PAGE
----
Can your own party deliver the votes for something like that? I've talked with people in your own party who are outraged by the earned income tax credit, it's just a straight payment to people.
I think they're outraged at the fraud rate, which is a problem. It's $24 billion a year. That ... means there are mispayments, overpayments, payments to people that don't qualify or aren't eligible but still nevertheless get it. That's why I think you need to do it monthly. I think there are ways of cleaning up the fraud, making it work better and basically making it more of something that people see it makes work pay on a paycheck basis, not on an annual basis.
So yes, I think our party can embrace this. I'm the leader of my party and I'm actually one of the people proposing this. But I think ultimately these things need to be bipartisan. Ultimately I think these ought to be bipartisan. And the people we partner with in local communities typically are Democrats.
You just passed a bipartisan bill to deal with opioid addiction. It's a problem that lots of people are concerned about. I have one question about it, though. This bill focuses on treatment, not on criminal punishment.
Some people have raised questions about that, about whether there's been a double standard over time. In the '80s when there was a focus on drugs in the black community, people focused on prisons. Now people are concerned in the white community, and it's about treatment and public health. What's happening there?
No, I think you need to complement this with criminal justice reform. I agree with that, as well. That's something we're working on for September. We've got four bills on criminal justice reform already out of the Judiciary Committee. We're looking at getting two more out. Just this week I set up a working group of members from both sides of the aisle to work on community policing ideas, training ideas, but also finishing the job on criminal justice reform so we can get all of those bills out to the floor in September.
So, opioid abuse is an epidemic in America. This was a fantastic effort of Republicans and Democrats coming together to solve this problem which, as you say, it's about treatment, it's about intervention, it's about recovery.
In the 1990s, to your first point, I think government, both Republicans and Democrats, overcompensated on our criminal code. And we went too far and there are disparities — crack cocaine vs. powder cocaine — there are clear disparities and more importantly, I think that we've learned there are better ways of dealing with some of these problems than locking up somebody for 20 or 30 years. You end up ruining their lives, ruining their families, hurting communities, and then when they try to re-enter into society, they're destitute.
So I really think there are better methods of dealing with these problems, and I think that is part of criminal justice reform. I think that's something I put out in the poverty plan that I first authored three years ago. So we intend on bringing these bills up in September.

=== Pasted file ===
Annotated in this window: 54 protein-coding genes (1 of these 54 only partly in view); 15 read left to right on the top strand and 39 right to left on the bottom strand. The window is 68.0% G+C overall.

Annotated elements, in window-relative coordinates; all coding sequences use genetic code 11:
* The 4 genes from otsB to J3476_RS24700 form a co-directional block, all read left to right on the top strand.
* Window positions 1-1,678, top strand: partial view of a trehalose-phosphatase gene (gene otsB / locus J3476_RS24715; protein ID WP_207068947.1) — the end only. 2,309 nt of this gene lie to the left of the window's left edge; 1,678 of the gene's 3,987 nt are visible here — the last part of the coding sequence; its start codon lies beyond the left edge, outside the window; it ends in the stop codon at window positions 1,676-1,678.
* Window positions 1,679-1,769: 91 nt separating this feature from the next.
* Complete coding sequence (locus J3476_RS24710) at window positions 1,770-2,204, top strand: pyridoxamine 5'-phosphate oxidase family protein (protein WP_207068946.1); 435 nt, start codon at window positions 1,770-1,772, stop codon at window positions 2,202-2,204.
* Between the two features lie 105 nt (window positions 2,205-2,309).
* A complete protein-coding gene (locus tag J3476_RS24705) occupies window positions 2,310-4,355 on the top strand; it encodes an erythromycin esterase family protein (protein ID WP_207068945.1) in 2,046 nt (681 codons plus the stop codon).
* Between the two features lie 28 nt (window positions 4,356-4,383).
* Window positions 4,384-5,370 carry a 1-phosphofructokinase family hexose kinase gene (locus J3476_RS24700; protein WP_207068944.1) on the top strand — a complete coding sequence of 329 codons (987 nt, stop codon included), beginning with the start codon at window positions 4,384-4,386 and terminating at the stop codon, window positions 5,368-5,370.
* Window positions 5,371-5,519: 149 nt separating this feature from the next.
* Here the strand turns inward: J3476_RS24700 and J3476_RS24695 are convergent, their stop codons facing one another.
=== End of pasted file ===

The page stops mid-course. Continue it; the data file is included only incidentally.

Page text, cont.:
Some people will know that you support broadly free trade and trade agreements. Donald Trump, your party's presidential candidate, broadly speaking has criticized them. You clearly believe that free trade is better for economic growth. If Mr. Trump is elected, if his policies lead to trade wars, will there be more people in poverty?
Well, yeah, I don't think big tariff — I've been pretty clear about this — I think massive across-the-board tariff increases basically just raise the prices on consumers, start trade wars. I think the smart way is to border adjust our taxes, like we're proposing to do with "Our Better Way" tax reform.
I also think it's important that if we're going to lead in the global economy and the 21st century then we have to get the rest of the world to play by our rules in the 21st century global economy. And the only way to do that is to get good trade agreements.
I've spoken to Donald about this. He says he wants good trade agreements. Well, so do I. I don't want bad trade agreements, I want good trade agreements. And so the proof is in the pudding. And we have ...
I'm not sure if that means that you agree necessarily on this issue.
I don't know if it agrees, but the fact that he says he wants trade agreements — just good ones — I think tells me that he's not against getting trade agreements. It's just the quality of the trade agreements he wants to get. And that's fantastic. I want to go get trade agreements, because if America walls itself up, if we address sort of an economic fortress America, we will lose.
Look, it's pretty easy to see why. Ninety-six percent of the world's population does not live in this country. We are a mature economy. If we want to have good jobs and faster wage growth, we have to make more things in America and sell them overseas, because 96 percent of the world's consumers are not in our country. And, oh by the way, all these other countries are going around the world and getting preferential trade agreements among themselves, leaving us on the outside looking in.
So that is a problem. If we stand still on trade and do nothing, then Europe, China, and the rest will go around the world and get better trade agreements and freeze us out of those markets that we're already in today.
Let me give you an example: I come from Wisconsin. We pride ourselves on making and selling cheese. Europe is going around the world getting the rest of the world to agree to Europe's cheese regulations, we call it geographic indicators. Europe is saying you can't buy Swiss cheese or feta cheese or Parmesan cheese or Gouda if it doesn't come from those specific areas in Europe — meaning the Wisconsin Swiss, Parmesan, and feta and Gouda we make, they're getting trade agreements that would freeze us out of those markets. That's ridiculous.